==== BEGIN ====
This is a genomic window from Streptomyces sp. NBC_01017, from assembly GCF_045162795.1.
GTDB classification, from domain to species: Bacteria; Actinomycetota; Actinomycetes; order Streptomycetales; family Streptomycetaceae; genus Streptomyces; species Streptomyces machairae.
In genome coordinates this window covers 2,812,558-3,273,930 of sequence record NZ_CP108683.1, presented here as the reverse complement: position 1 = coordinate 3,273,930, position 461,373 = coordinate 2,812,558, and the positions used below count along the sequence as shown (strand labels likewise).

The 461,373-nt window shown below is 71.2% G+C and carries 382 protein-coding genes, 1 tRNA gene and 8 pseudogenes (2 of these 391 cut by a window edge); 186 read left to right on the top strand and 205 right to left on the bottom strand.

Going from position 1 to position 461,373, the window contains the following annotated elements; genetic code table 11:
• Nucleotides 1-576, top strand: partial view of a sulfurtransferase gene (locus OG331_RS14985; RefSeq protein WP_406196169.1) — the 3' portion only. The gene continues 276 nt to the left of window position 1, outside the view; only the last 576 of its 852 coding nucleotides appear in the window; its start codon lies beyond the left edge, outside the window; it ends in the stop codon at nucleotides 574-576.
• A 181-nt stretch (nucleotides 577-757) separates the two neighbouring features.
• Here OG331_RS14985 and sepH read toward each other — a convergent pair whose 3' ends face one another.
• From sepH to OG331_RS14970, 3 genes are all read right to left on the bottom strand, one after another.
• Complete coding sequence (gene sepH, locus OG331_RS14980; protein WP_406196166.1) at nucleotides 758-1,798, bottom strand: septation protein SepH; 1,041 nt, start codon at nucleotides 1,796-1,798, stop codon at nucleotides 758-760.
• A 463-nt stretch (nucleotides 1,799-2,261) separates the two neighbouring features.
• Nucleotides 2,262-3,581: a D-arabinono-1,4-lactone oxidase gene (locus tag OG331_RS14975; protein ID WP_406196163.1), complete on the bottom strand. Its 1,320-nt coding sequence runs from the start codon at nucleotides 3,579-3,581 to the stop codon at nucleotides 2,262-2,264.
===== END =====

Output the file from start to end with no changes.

This is a genomic window from Streptomyces sp. NBC_01017, from assembly GCF_045162795.1.
GTDB classification, from domain to species: Bacteria; Actinomycetota; Actinomycetes; order Streptomycetales; family Streptomycetaceae; genus Streptomyces; species Streptomyces machairae.
In genome coordinates this window covers 2,812,558-3,273,930 of sequence record NZ_CP108683.1, presented here as the reverse complement: position 1 = coordinate 3,273,930, position 461,373 = coordinate 2,812,558, and the positions used below count along the sequence as shown (strand labels likewise).

The 461,373-nt window shown below is 71.2% G+C and carries 382 protein-coding genes, 1 tRNA gene and 8 pseudogenes (2 of these 391 cut by a window edge); 186 read left to right on the top strand and 205 right to left on the bottom strand.

Going from position 1 to position 461,373, the window contains the following annotated elements; genetic code table 11:
• Nucleotides 1-576, top strand: partial view of a sulfurtransferase gene (locus OG331_RS14985; RefSeq protein WP_406196169.1) — the 3' portion only. The gene continues 276 nt to the left of window position 1, outside the view; only the last 576 of its 852 coding nucleotides appear in the window; its start codon lies beyond the left edge, outside the window; it ends in the stop codon at nucleotides 574-576.
• A 181-nt stretch (nucleotides 577-757) separates the two neighbouring features.
• Here OG331_RS14985 and sepH read toward each other — a convergent pair whose 3' ends face one another.
• From sepH to OG331_RS14970, 3 genes are all read right to left on the bottom strand, one after another.
• Complete coding sequence (gene sepH, locus OG331_RS14980; protein WP_406196166.1) at nucleotides 758-1,798, bottom strand: septation protein SepH; 1,041 nt, start codon at nucleotides 1,796-1,798, stop codon at nucleotides 758-760.
• A 463-nt stretch (nucleotides 1,799-2,261) separates the two neighbouring features.
• Nucleotides 2,262-3,581: a D-arabinono-1,4-lactone oxidase gene (locus tag OG331_RS14975; protein ID WP_406196163.1), complete on the bottom strand. Its 1,320-nt coding sequence runs from the start codon at nucleotides 3,579-3,581 to the stop codon at nucleotides 2,262-2,264.